What we really have here is the Trifecta of [galactic scale weather]. We have the Sun probably resetting for Grand Minimum, which means everything on earth gets extreme. We’ve been living in one of the calmest two to three hundred year periods [of] recorded history, and that’s both by humans and what’s recorded in nature. Number two, it’s happening as earth’s magnetic field is getting ready to reverse…….And now, here comes the center of the Galaxy like a beast saying, ‘I want to play too.’ That’s the Trifecta [of galactic scale weather].
Americans, for all our many favorable traits, exhibit an almost childish naïveté when it comes to political life. We claim to hate the system, and bemoan the current state of affairs, but we savagely attack anyone who truly strays from the script. And we accept with a fairly straight face the candidates’ “policies” and supposed positions on issues.
There can be no equal justice or freedom of thought, religion, or anything as long as we discriminate against others for race, creed, sexual orientation, beliefs, or possessions.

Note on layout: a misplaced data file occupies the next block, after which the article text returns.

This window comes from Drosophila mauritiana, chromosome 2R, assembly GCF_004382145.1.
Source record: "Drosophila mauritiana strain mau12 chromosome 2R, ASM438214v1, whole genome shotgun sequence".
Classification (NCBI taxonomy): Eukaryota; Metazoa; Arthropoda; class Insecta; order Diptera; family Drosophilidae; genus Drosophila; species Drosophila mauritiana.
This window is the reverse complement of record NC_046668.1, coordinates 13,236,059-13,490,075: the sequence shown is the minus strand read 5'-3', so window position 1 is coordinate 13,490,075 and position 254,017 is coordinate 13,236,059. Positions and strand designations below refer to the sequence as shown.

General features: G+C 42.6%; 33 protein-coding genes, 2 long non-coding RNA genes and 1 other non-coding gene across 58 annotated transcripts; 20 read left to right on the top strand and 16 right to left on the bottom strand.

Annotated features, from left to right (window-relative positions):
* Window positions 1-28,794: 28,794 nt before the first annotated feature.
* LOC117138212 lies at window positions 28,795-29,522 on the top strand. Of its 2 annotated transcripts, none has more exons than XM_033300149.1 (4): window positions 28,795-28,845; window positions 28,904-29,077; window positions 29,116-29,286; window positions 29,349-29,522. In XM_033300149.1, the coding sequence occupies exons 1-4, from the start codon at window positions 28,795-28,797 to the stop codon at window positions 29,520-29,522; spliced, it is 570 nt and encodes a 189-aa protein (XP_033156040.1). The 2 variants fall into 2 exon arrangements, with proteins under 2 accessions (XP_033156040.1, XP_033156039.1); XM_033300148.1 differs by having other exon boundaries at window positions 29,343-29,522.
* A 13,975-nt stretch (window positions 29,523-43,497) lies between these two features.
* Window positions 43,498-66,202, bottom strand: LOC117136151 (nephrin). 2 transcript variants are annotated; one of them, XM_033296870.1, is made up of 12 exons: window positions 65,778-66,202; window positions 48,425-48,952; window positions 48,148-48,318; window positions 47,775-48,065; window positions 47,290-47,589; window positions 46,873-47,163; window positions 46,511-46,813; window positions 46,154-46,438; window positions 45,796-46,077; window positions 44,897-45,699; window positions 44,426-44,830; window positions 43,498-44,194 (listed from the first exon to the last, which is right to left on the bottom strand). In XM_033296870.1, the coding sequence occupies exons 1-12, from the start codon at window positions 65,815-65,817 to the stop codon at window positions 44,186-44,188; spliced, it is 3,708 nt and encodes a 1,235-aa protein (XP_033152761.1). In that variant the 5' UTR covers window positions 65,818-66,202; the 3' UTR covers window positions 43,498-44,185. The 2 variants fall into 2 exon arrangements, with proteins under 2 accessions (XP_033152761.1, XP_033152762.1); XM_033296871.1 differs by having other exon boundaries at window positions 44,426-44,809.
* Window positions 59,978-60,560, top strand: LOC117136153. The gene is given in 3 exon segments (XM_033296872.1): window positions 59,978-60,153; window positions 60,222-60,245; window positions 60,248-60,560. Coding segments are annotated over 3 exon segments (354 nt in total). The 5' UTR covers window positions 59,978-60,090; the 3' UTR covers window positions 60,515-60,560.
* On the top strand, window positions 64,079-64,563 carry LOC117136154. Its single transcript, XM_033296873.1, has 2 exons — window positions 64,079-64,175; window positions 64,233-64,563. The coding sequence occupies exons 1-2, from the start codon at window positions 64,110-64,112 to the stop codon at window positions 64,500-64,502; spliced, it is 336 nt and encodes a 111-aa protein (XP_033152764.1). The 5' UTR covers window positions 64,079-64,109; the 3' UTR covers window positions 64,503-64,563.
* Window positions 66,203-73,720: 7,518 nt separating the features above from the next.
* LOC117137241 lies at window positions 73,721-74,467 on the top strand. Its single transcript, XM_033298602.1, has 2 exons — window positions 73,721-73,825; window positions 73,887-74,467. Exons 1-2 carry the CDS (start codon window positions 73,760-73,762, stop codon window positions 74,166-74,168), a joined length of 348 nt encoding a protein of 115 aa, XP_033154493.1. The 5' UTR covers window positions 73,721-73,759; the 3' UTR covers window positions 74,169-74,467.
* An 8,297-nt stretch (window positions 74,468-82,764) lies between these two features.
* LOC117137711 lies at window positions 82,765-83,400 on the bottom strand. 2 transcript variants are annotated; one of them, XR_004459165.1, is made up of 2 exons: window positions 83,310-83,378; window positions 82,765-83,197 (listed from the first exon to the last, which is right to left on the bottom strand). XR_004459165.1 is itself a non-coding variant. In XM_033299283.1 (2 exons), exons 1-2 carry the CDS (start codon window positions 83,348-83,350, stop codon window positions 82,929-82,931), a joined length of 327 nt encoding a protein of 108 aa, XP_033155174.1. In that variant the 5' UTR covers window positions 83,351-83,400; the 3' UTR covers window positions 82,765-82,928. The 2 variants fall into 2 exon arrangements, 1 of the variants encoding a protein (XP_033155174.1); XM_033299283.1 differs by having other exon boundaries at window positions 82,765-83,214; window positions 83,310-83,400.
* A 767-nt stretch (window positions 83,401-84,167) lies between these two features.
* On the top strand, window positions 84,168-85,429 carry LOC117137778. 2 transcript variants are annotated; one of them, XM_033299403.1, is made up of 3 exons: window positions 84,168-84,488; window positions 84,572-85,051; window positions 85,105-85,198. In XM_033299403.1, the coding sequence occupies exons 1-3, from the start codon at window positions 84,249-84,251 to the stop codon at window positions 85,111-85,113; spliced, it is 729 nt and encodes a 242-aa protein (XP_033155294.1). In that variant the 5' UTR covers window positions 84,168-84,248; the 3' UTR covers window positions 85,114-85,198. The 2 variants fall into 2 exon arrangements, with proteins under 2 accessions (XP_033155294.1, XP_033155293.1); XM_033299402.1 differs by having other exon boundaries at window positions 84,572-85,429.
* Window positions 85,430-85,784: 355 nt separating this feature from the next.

Socialism is not in the least what is pretends to be. It is not the pioneer of a better and finer world, but the spoiler of what thousands of years of civilization have created. It does not build, it destroys. For destruction is the essence of it. It produces nothing, it only consumes what the social order based on private ownership in the means of production has created . . . Each step leading towards Socialism must exhaust itself in the destruction of what already exists.
In order to explain the emergence of barter, nothing more than the assumption of a narrowly defined self-interest is required. Insofar as man prefers more choices and goods to fewer, he will choose barter and division of labor over self-sufficiency. The emergence of money from barter follows from the same narrow self-interest, if man is integrated in a barter economy and prefersa higher to a lower standard of living, he will choose to select and support a common medium of exchange. In selecting a money he can overcome the fundamental restriction imposed on exchange by a barter economy, i.e., that of requiring the existence of a double coincidence of wants. With money his possibilities for exchange widen. Every good becomes exchangeable for every other, independent of double coincidences or imperfect divisibilities. And with this widened exchangeability the value of each and every good in his possession increases.